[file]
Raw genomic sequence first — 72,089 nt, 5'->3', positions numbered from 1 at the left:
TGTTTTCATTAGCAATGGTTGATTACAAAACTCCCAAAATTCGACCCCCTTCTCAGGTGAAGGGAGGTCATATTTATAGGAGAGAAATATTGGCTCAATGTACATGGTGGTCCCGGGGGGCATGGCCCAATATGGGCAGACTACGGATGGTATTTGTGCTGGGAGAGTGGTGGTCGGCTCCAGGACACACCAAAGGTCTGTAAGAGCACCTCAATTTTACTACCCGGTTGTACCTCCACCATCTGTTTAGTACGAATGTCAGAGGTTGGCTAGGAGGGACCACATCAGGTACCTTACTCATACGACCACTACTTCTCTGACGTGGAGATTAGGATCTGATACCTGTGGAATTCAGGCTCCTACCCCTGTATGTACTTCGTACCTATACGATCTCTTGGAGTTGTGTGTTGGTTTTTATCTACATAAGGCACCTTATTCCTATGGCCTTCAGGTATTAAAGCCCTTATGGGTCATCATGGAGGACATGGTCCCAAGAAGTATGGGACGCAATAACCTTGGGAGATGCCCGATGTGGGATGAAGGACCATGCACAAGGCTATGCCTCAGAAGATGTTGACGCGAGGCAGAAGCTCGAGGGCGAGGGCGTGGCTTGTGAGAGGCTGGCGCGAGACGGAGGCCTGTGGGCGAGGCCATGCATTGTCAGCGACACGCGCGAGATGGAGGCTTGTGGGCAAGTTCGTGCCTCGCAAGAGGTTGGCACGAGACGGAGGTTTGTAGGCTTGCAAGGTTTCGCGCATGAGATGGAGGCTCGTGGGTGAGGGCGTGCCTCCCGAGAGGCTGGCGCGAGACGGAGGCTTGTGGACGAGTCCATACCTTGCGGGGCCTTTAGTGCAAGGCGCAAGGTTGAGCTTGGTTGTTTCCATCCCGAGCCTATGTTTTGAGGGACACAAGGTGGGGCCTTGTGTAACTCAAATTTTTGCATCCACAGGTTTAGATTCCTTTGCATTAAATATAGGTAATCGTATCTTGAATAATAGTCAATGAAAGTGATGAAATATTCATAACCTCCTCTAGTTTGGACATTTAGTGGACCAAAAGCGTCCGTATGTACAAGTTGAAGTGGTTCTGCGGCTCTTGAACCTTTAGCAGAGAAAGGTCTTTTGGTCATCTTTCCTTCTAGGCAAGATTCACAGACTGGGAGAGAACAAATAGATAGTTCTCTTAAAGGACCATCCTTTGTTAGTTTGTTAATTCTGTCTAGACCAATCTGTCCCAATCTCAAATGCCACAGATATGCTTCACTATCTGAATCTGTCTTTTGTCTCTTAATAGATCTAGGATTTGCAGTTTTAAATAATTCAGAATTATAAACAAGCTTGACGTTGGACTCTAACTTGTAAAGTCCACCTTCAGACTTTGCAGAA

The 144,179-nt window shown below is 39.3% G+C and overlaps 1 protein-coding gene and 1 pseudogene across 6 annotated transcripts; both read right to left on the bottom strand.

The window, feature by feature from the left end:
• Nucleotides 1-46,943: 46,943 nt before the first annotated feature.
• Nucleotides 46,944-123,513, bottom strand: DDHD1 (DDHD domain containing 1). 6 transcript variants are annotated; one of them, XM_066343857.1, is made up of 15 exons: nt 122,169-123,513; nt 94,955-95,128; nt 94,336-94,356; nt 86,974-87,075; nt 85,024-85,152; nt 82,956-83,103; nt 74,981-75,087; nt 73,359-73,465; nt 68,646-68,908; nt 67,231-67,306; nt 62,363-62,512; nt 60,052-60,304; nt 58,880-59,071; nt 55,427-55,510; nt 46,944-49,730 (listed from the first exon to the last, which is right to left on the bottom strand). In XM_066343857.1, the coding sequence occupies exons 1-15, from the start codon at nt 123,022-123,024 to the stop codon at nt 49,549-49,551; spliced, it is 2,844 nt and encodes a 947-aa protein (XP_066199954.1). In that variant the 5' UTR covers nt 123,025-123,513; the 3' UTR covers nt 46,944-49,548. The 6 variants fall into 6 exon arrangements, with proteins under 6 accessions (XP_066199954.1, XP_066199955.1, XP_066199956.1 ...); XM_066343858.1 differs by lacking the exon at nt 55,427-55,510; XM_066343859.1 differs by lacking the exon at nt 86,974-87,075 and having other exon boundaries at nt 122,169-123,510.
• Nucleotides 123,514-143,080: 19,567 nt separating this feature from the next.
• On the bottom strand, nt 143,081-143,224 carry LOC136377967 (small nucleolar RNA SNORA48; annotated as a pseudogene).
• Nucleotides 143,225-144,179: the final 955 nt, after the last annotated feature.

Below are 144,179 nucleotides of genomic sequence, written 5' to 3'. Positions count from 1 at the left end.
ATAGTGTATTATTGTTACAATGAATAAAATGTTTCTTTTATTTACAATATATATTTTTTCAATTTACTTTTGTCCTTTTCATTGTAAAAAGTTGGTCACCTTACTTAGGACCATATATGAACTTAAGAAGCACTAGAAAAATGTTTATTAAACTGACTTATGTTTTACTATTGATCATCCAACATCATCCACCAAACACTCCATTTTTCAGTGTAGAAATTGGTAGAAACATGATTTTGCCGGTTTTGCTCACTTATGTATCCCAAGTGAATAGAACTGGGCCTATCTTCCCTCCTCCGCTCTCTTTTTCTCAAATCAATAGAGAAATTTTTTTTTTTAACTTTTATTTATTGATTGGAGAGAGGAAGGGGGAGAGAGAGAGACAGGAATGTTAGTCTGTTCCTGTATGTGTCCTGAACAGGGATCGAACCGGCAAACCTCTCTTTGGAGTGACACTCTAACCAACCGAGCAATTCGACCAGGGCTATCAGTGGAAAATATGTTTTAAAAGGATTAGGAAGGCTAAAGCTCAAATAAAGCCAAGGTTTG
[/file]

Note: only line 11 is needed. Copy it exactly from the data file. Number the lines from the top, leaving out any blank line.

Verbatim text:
ATAGTGTATTATTGTTACAATGAATAAAATGTTTCTTTTATTTACAATATATATTTTTTCAATTTACTTTTGTCCTTTTCATTGTAAAAAGTTGGTCACCTTACTTAGGACCATATATGAACTTAAGAAGCACTAGAAAAATGTTTATTAAACTGACTTATGTTTTACTATTGATCATCCAACATCATCCACCAAACACTCCATTTTTCAGTGTAGAAATTGGTAGAAACATGATTTTGCCGGTTTTGCTCACTTATGTATCCCAAGTGAATAGAACTGGGCCTATCTTCCCTCCTCCGCTCTCTTTTTCTCAAATCAATAGAGAAATTTTTTTTTTTAACTTTTATTTATTGATTGGAGAGAGGAAGGGGGAGAGAGAGAGACAGGAATGTTAGTCTGTTCCTGTATGTGTCCTGAACAGGGATCGAACCGGCAAACCTCTCTTTGGAGTGACACTCTAACCAACCGAGCAATTCGACCAGGGCTATCAGTGGAAAATATGTTTTAAAAGGATTAGGAAGGCTAAAGCTCAAATAAAGCCAAGGTTTG